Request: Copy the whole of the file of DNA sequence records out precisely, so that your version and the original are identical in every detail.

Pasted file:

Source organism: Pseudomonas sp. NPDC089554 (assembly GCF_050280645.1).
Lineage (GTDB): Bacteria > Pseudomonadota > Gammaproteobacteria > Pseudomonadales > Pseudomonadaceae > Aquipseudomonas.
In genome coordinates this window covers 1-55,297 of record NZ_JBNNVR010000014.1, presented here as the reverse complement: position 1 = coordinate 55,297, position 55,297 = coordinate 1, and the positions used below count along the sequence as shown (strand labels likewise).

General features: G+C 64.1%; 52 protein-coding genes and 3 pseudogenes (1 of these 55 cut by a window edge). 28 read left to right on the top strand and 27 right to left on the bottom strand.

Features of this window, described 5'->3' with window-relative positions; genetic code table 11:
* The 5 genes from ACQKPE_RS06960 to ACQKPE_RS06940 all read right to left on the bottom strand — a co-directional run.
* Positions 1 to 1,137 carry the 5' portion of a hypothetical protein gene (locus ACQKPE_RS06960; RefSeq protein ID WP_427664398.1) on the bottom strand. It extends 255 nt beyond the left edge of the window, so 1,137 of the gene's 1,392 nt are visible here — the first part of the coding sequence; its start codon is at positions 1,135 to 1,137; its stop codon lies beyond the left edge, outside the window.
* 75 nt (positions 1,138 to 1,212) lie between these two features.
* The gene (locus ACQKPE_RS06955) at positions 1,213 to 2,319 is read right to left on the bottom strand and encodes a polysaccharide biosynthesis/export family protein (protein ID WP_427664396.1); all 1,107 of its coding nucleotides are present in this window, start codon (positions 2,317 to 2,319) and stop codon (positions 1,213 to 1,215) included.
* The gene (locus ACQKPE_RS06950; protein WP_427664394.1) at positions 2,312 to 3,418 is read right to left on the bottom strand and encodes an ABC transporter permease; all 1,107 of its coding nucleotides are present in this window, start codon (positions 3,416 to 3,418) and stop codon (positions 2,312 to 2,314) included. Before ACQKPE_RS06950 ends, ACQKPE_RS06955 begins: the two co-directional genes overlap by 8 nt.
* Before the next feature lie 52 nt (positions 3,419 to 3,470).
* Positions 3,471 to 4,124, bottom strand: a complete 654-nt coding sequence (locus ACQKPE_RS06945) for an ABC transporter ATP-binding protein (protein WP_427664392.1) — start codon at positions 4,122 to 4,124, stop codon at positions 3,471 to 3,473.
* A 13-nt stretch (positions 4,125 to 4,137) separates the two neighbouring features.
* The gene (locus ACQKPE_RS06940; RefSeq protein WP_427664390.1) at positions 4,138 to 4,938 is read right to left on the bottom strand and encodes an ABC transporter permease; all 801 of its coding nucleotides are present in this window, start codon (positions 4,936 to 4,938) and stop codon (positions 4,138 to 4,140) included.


Source organism: Pseudomonas sp. NPDC089554 (assembly GCF_050280645.1).
Lineage (GTDB): Bacteria > Pseudomonadota > Gammaproteobacteria > Pseudomonadales > Pseudomonadaceae > Aquipseudomonas.
In genome coordinates this window covers 1-55,297 of record NZ_JBNNVR010000014.1, presented here as the reverse complement: position 1 = coordinate 55,297, position 55,297 = coordinate 1, and the positions used below count along the sequence as shown (strand labels likewise).

General features: G+C 64.1%; 52 protein-coding genes and 3 pseudogenes (1 of these 55 cut by a window edge). 28 read left to right on the top strand and 27 right to left on the bottom strand.

Features of this window, described 5'->3' with window-relative positions; genetic code table 11:
* The 5 genes from ACQKPE_RS06960 to ACQKPE_RS06940 all read right to left on the bottom strand — a co-directional run.
* Positions 1 to 1,137 carry the 5' portion of a hypothetical protein gene (locus ACQKPE_RS06960; RefSeq protein ID WP_427664398.1) on the bottom strand. It extends 255 nt beyond the left edge of the window, so 1,137 of the gene's 1,392 nt are visible here — the first part of the coding sequence; its start codon is at positions 1,135 to 1,137; its stop codon lies beyond the left edge, outside the window.
* 75 nt (positions 1,138 to 1,212) lie between these two features.
* The gene (locus ACQKPE_RS06955) at positions 1,213 to 2,319 is read right to left on the bottom strand and encodes a polysaccharide biosynthesis/export family protein (protein ID WP_427664396.1); all 1,107 of its coding nucleotides are present in this window, start codon (positions 2,317 to 2,319) and stop codon (positions 1,213 to 1,215) included.
* The gene (locus ACQKPE_RS06950; protein WP_427664394.1) at positions 2,312 to 3,418 is read right to left on the bottom strand and encodes an ABC transporter permease; all 1,107 of its coding nucleotides are present in this window, start codon (positions 3,416 to 3,418) and stop codon (positions 2,312 to 2,314) included. Before ACQKPE_RS06950 ends, ACQKPE_RS06955 begins: the two co-directional genes overlap by 8 nt.
* Before the next feature lie 52 nt (positions 3,419 to 3,470).
* Positions 3,471 to 4,124, bottom strand: a complete 654-nt coding sequence (locus ACQKPE_RS06945) for an ABC transporter ATP-binding protein (protein WP_427664392.1) — start codon at positions 4,122 to 4,124, stop codon at positions 3,471 to 3,473.
* A 13-nt stretch (positions 4,125 to 4,137) separates the two neighbouring features.
* The gene (locus ACQKPE_RS06940; RefSeq protein WP_427664390.1) at positions 4,138 to 4,938 is read right to left on the bottom strand and encodes an ABC transporter permease; all 801 of its coding nucleotides are present in this window, start codon (positions 4,936 to 4,938) and stop codon (positions 4,138 to 4,140) included.